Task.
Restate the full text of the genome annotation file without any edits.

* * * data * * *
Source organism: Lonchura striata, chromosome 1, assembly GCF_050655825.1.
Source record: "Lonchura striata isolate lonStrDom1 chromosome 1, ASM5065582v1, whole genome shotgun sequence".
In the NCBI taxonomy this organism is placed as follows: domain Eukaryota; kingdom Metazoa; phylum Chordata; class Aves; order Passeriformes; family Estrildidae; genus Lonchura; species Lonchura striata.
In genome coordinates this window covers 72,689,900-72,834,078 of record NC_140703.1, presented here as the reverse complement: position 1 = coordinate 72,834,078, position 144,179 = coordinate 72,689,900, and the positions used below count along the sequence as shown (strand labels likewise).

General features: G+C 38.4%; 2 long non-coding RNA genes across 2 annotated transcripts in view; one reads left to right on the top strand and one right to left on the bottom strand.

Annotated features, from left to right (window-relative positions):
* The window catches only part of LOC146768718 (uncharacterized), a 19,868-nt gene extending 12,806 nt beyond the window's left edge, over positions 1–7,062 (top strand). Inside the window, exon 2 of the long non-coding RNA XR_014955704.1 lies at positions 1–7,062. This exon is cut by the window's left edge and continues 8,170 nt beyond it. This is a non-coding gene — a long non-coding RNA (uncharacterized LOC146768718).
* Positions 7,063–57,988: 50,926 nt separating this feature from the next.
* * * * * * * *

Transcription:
Source organism: Lonchura striata, chromosome 1, assembly GCF_050655825.1.
Source record: "Lonchura striata isolate lonStrDom1 chromosome 1, ASM5065582v1, whole genome shotgun sequence".
In the NCBI taxonomy this organism is placed as follows: domain Eukaryota; kingdom Metazoa; phylum Chordata; class Aves; order Passeriformes; family Estrildidae; genus Lonchura; species Lonchura striata.
In genome coordinates this window covers 72,689,900-72,834,078 of record NC_140703.1, presented here as the reverse complement: position 1 = coordinate 72,834,078, position 144,179 = coordinate 72,689,900, and the positions used below count along the sequence as shown (strand labels likewise).

General features: G+C 38.4%; 2 long non-coding RNA genes across 2 annotated transcripts in view; one reads left to right on the top strand and one right to left on the bottom strand.

Annotated features, from left to right (window-relative positions):
* The window catches only part of LOC146768718 (uncharacterized), a 19,868-nt gene extending 12,806 nt beyond the window's left edge, over positions 1–7,062 (top strand). Inside the window, exon 2 of the long non-coding RNA XR_014955704.1 lies at positions 1–7,062. This exon is cut by the window's left edge and continues 8,170 nt beyond it. This is a non-coding gene — a long non-coding RNA (uncharacterized LOC146768718).
* Positions 7,063–57,988: 50,926 nt separating this feature from the next.